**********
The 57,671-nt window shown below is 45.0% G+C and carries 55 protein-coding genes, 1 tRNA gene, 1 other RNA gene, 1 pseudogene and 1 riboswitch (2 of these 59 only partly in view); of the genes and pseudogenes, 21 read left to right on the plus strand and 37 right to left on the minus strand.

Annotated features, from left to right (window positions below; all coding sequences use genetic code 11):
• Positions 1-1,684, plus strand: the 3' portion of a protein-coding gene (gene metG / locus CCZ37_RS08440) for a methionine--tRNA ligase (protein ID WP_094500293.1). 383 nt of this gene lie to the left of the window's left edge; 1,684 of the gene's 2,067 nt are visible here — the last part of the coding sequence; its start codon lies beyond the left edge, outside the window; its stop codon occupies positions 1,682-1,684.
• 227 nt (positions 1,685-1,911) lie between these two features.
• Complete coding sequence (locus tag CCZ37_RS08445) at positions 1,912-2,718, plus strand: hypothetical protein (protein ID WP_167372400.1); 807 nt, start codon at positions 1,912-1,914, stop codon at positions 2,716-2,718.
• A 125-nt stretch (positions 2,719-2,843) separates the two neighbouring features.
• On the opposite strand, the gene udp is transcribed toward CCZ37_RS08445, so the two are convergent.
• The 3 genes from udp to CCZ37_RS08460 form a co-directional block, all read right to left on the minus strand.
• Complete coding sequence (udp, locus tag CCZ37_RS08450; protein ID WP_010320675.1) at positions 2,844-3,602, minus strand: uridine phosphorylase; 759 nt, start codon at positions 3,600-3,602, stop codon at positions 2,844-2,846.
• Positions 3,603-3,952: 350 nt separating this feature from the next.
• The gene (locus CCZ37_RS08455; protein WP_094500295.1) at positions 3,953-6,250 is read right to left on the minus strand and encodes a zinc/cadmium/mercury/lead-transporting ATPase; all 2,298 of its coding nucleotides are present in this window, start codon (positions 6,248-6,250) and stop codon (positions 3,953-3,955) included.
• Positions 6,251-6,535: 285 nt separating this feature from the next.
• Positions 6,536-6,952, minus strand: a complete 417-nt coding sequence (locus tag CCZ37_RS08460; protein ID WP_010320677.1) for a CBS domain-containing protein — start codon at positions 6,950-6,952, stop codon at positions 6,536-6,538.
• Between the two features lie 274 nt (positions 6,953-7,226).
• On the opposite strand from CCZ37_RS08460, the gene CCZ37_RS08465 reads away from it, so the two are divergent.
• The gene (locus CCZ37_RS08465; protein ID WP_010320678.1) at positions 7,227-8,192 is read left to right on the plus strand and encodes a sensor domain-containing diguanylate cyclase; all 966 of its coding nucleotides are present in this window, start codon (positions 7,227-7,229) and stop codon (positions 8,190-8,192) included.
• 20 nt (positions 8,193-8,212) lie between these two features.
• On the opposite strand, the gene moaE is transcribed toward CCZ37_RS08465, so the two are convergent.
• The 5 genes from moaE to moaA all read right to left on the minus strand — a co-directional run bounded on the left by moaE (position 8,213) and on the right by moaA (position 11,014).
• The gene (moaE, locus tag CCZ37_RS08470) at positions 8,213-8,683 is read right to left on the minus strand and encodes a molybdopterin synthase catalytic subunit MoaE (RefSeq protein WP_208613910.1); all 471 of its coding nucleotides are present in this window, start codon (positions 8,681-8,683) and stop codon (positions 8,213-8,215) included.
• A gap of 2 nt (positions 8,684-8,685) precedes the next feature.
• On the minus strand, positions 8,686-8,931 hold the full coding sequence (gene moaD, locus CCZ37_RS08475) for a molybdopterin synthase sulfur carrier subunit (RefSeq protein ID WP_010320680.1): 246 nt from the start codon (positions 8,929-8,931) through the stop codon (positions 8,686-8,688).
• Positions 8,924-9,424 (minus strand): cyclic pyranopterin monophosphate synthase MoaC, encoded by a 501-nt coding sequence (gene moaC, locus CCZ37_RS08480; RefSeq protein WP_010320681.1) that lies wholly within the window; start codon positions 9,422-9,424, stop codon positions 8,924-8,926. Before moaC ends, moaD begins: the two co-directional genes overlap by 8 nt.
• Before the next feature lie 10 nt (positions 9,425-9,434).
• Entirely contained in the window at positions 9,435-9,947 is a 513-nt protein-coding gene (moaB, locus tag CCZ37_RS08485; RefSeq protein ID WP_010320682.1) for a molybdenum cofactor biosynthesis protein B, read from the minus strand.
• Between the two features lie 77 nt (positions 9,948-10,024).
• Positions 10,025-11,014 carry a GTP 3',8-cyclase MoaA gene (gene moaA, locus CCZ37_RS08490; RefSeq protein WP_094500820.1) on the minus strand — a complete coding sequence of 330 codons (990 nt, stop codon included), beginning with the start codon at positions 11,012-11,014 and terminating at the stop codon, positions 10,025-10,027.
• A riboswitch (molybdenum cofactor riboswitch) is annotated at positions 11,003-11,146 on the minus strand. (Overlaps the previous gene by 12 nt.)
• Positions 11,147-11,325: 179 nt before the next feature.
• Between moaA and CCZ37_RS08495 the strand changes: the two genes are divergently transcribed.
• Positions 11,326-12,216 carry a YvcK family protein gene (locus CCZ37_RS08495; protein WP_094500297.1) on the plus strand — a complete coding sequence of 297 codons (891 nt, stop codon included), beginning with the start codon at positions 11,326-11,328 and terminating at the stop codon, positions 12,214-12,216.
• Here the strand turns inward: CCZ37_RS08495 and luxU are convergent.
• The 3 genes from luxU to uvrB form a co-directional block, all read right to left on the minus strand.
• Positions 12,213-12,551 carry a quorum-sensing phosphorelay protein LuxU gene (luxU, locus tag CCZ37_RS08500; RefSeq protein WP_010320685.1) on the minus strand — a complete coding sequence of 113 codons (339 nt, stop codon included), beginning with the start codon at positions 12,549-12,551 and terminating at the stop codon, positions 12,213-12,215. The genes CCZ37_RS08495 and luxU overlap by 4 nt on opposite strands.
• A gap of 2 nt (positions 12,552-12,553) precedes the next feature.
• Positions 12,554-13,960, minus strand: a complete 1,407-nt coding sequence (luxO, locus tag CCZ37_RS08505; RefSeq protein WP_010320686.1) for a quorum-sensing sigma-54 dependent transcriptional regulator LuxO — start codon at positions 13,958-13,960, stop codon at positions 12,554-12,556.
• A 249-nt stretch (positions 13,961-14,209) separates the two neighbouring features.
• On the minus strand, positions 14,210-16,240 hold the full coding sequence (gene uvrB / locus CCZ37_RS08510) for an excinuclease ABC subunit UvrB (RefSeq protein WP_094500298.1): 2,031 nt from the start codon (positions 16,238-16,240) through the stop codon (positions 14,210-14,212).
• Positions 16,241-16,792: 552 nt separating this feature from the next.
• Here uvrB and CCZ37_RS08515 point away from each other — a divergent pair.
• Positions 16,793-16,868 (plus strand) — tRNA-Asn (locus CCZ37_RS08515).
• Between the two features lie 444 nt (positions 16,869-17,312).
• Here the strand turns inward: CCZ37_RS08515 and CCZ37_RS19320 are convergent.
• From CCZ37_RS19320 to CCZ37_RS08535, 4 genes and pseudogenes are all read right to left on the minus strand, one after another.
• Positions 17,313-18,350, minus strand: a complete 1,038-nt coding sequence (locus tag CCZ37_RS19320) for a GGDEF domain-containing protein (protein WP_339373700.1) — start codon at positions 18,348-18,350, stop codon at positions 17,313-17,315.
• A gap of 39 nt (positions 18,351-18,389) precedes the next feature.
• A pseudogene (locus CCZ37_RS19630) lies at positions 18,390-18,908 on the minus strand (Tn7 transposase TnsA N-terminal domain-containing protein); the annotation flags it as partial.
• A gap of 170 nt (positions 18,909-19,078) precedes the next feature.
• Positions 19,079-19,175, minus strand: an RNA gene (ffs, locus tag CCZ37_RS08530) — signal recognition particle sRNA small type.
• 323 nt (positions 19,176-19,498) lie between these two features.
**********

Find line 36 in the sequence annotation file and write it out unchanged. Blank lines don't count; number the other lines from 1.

• Positions 12,554-13,960, minus strand: a complete 1,407-nt coding sequence (luxO, locus tag CCZ37_RS08505; RefSeq protein WP_010320686.1) for a quorum-sensing sigma-54 dependent transcriptional regulator LuxO — start codon at positions 13,958-13,960, stop codon at positions 12,554-12,556.